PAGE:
Praying mantises see the world in a unique way

A new study shows that praying mantises have a 3D vision that is unlike any other animal on Earth.
By Joseph Scalise | Feb 10, 2018
Researchers from Newcastle University have found that praying mantises have a previously unknown type of 3D vision, according to a study published in the journalCurrent Biology.

3D vision -- also known as stereo vision -- is important because it helps human add distance to the things we see. Each of our eyes has a slightly different view of the world, and our brain uses those differences to merge them into a single image. While a wide range of animals have this ability -- including monkeys, horses, cats, and owls -- praying mantises are the only insect known to have it.

Researchers in the study explored that by outfitting the bugs with small 3D glasses to see how they viewed the world. The team showed the insects a 3D movie of prey, as well as aseries of complex dot-patterns that are typically used to explore human 3D vision.That then allowed them to compare human and mantis vision for the first time.

During the prey movie, the insects would often swipe out and try to catch the bugs. However, they would only do this on moving images, suggesting their vision does not work on still pictures.


After some research, the team discovered that the insects do not look at the details of a picture. Rather, they simply focus on places where it is changing. That trait makes mantis 3D vision unlike any other animal vision on Earth.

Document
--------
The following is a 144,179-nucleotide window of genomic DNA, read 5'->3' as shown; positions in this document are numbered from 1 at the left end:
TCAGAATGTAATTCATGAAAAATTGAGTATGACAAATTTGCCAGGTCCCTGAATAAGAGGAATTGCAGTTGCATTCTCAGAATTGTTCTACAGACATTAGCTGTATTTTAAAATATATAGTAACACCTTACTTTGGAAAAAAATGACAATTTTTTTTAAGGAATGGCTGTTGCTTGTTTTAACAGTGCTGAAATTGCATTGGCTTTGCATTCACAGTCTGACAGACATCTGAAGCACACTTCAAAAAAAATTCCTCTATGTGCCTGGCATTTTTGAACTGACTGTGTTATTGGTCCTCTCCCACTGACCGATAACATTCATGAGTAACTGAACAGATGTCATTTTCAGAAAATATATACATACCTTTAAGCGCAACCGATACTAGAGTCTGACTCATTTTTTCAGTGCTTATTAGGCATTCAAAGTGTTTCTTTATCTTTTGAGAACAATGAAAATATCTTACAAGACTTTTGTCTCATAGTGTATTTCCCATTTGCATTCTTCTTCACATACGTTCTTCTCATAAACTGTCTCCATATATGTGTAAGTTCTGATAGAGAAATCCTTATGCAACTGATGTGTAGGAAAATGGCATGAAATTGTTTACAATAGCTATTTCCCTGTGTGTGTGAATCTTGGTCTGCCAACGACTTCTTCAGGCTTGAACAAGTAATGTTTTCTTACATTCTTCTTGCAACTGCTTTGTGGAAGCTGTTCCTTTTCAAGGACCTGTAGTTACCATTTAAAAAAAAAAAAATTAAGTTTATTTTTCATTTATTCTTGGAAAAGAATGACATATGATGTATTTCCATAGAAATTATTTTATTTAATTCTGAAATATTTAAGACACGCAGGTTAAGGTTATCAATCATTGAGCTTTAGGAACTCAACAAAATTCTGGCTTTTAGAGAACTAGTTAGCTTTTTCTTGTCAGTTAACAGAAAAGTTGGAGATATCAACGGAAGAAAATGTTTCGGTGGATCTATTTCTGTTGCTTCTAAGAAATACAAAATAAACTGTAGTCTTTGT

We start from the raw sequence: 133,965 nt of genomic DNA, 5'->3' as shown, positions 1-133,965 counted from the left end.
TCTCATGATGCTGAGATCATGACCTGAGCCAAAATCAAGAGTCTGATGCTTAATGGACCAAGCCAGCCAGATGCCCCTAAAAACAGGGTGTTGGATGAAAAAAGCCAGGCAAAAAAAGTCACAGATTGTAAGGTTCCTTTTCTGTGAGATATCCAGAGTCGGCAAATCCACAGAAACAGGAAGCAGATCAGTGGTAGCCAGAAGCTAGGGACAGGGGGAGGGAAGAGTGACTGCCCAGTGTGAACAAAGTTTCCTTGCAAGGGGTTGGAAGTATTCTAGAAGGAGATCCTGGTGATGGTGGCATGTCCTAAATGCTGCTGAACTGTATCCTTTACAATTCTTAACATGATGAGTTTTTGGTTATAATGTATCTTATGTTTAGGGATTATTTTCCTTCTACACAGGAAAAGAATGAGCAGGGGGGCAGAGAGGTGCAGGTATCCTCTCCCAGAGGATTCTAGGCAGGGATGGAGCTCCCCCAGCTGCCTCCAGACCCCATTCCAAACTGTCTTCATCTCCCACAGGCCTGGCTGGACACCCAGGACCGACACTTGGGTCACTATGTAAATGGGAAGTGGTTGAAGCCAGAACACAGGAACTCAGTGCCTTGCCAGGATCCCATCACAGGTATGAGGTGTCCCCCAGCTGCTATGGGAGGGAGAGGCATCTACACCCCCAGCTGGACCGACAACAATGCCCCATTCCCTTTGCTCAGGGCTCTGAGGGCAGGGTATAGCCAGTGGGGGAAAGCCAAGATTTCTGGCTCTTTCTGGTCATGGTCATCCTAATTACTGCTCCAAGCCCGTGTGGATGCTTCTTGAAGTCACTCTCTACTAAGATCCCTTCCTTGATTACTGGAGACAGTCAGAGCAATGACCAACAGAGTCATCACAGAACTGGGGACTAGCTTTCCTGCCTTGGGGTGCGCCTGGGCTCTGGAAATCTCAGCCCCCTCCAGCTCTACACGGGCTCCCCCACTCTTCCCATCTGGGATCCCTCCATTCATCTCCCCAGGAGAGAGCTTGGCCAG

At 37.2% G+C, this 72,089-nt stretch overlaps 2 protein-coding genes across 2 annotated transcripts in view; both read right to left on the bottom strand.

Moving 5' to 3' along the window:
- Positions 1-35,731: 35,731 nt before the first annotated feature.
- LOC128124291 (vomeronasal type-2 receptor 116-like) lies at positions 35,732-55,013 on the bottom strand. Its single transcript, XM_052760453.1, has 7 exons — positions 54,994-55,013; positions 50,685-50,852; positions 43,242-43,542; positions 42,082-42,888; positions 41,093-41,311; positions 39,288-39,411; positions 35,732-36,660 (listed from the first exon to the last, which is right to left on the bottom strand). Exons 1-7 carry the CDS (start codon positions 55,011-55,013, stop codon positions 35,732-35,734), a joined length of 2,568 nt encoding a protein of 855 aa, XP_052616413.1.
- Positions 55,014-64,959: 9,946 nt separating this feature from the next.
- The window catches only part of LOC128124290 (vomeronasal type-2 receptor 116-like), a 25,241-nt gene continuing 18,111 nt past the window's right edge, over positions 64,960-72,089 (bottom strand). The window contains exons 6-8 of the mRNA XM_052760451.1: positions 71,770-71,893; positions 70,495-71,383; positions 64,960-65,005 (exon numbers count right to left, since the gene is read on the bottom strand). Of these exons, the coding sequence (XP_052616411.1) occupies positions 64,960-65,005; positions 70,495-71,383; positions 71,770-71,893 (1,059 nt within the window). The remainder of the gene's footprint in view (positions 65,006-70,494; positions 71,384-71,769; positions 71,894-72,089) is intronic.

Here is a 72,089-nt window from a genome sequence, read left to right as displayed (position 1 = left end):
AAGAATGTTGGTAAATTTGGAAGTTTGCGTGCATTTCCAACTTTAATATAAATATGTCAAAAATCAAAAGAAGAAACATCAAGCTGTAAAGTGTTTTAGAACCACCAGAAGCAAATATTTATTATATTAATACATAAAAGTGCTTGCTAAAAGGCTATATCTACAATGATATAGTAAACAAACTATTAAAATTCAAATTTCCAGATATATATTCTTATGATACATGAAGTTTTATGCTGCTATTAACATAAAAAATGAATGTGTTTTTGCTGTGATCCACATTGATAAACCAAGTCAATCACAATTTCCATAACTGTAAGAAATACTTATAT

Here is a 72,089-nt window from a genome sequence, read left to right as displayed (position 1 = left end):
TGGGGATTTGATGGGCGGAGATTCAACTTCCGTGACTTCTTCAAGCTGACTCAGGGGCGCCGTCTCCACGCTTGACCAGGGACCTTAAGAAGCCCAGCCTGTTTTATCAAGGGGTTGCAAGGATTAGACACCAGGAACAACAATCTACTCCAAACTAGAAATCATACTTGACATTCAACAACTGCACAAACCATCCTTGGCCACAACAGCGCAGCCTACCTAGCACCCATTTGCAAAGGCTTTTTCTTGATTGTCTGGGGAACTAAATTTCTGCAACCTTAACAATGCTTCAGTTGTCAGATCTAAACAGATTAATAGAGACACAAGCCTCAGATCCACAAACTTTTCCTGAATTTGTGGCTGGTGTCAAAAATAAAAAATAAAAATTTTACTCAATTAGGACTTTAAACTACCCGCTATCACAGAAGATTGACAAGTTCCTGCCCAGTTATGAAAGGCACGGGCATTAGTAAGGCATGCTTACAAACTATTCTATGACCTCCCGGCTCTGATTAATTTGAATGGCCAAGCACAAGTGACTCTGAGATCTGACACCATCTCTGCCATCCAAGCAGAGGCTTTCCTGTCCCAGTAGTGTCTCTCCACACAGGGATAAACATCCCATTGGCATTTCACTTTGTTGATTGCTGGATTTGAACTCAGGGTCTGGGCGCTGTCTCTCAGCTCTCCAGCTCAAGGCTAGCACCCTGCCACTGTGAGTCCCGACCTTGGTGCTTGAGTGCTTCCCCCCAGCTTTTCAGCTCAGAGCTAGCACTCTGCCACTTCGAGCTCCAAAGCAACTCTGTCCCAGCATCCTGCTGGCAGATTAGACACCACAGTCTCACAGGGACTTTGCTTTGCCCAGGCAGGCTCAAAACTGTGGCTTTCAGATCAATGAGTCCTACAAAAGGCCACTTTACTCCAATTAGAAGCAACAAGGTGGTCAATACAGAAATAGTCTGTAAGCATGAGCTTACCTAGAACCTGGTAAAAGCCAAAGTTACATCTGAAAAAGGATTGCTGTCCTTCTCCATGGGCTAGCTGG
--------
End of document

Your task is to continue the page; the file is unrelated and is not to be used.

"This is a completely new form of 3D vision as it is based on change over time instead of static images," said lead author Vivek Nityananda, a behavioural ecologist at Newcastle University, according toCosmos. "In mantises it is probably designed to answer the question 'is there prey at the right distance for me to catch?'"

This research is important, not just from an academic standpoint, but a practical one as well. That is because this information could one day help researchers create simple visual processing for robots, which would then lead to more efficient machines.

"Many robots use stereo vision to help them navigate, but this is usually based on complex human stereo," said study co-author Ghaith Tarawneh, a researcher from Newcastle University, according"Since insect brains are so tiny, their form of stereo vision can't require much computer processing. This means it could find useful applications in low-power autonomous robots."


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